Part of the reason for the scene's overwhelming power is that it contains the play's best writing. No matter who's playing it, the rousing one-on-one confrontation rarely feels inadequate, though it may never have been executed better than it is here. Nevertheless, there's no shortage of potent dramaturgy elsewhere in Cat on a Hot Tin Roof, starting with that title. Williams's titles are among the most inspired that any playwright of the last century has claimed. While Cat on a Hot Tim Roof is an evocative moniker, it is also ironically misleading. It refers to Brick's agitated wife, Margaret -- called Maggie -- who's trying every trick in her Southern belle's manual to get an unresponsive spouse to resume having sex with her, not only to prove his love but to give Big Daddy the grandchildren he seems to want in exchange for passing on the 28,000 acre property over which he rules.

Ned Beatty in Cat on a Hot Tin Roof(Photo © Joan Marcus)
Ned Beatty in Cat on a Hot Tin Roof
(Photo © Joan Marcus)
Maggie (Ashley Judd) represents the life force in a play where so much is dying -- the South included -- and wherein, during the course of three acts and two and a half hours of continuous action, Williams endeavors to depict the weaknesses and strengths of the at-risk population. "Maggie the cat is alive," the anxious woman shouts at Brick in her unabated endeavor to bring him around. "This girl has life in her body," Big Daddy trumpets after Maggie has lied and said that she's pregnant, but his proclamation has another meaning: Enceinte or not, Maggie does have life in her body. That's why she initially seems the focal figure of the play, though not as Williams intended. In a stage direction of genuine literary beauty, Williams writes, "The bird that I hope to catch in the net of this play is not the solution of one man's psychological problem. I'm trying to catch the true quality of experience in a group of people, that cloudy, flickering, evanescent, fiercely charged interplay of live human beings in the thundercloud of a common crisis."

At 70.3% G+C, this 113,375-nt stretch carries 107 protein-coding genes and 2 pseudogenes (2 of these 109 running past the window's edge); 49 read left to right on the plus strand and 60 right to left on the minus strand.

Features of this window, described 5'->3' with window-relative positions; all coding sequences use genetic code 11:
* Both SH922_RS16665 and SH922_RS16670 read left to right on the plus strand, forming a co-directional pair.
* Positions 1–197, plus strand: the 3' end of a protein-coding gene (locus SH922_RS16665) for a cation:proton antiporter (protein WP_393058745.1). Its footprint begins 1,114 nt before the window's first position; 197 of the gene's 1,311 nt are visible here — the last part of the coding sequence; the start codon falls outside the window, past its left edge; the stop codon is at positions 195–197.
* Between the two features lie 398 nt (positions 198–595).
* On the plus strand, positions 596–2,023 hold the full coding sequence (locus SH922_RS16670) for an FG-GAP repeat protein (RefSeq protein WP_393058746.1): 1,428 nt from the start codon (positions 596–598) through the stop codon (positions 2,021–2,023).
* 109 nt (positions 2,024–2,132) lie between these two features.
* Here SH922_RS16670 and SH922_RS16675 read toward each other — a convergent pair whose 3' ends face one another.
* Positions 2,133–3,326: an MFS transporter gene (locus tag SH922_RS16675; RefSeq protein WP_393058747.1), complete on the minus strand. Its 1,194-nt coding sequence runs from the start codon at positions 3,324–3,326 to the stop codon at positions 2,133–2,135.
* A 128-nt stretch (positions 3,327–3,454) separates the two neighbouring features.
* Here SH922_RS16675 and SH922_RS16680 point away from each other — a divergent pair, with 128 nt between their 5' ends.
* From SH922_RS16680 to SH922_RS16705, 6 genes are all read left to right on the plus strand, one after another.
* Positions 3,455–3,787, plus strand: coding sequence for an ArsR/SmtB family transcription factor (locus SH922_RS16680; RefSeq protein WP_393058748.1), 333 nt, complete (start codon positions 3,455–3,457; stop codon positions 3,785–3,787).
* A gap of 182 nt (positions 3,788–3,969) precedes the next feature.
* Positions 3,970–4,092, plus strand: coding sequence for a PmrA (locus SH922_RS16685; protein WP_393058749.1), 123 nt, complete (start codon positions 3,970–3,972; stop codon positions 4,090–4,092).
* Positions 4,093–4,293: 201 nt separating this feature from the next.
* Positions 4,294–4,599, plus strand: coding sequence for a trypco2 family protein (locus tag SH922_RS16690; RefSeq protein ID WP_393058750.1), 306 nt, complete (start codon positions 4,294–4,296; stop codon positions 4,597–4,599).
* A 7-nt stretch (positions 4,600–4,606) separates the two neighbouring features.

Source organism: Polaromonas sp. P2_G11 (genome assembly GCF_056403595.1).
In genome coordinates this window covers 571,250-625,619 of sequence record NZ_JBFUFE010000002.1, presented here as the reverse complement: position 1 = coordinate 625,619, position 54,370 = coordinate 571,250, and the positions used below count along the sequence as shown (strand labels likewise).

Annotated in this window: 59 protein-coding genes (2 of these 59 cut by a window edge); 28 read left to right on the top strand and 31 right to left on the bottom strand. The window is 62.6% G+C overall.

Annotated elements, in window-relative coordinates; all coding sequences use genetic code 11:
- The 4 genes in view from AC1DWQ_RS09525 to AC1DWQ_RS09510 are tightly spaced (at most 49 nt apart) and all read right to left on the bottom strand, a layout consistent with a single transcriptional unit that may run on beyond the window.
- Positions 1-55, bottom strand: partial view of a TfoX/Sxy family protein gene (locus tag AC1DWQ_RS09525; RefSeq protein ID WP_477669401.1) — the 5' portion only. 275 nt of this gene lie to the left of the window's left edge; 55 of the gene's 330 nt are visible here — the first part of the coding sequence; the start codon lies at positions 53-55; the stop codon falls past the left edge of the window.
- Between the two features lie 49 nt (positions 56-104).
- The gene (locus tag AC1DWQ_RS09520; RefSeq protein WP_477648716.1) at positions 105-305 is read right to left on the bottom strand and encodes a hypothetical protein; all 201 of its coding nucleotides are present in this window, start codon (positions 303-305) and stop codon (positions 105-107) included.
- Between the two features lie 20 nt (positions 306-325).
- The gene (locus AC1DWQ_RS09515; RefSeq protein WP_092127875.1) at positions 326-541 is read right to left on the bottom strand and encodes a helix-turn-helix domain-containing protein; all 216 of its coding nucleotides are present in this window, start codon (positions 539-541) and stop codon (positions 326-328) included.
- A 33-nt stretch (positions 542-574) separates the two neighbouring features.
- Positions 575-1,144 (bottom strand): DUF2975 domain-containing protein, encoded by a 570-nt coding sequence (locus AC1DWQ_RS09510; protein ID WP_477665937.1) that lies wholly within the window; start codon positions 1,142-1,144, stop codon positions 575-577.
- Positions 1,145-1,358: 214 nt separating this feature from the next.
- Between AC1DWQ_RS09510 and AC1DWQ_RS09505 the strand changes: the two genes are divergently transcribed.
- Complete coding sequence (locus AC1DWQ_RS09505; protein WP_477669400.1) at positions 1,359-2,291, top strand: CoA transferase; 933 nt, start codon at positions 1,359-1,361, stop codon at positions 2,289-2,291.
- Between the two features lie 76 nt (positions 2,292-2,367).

He meets his goal by gathering a group of people who paste over certain truths even as they claim to be, and sometimes are, honest in other situations. Big Mama (Margo Martindale) fusses around, talking herself into believing that Big Daddy loves her despite his avowing that he doesn't. Older brother Gooper (Michael Mastro), wife Mae (Amy Hohn), and their no-neck children (played by two neck-challenged youngsters and two others with normal necks) angle to inherit as many of the mooted 28,000 acres as their machinations will yield. "Mendacity is a system we live in," Brick says, and Williams sees to it that the system is demonstrated during the time it takes to perform this thundercloud of a play. (Sound designer Christopher Cronin and lighting designer Howard Harrison provide a literal storm at Williams's summons.)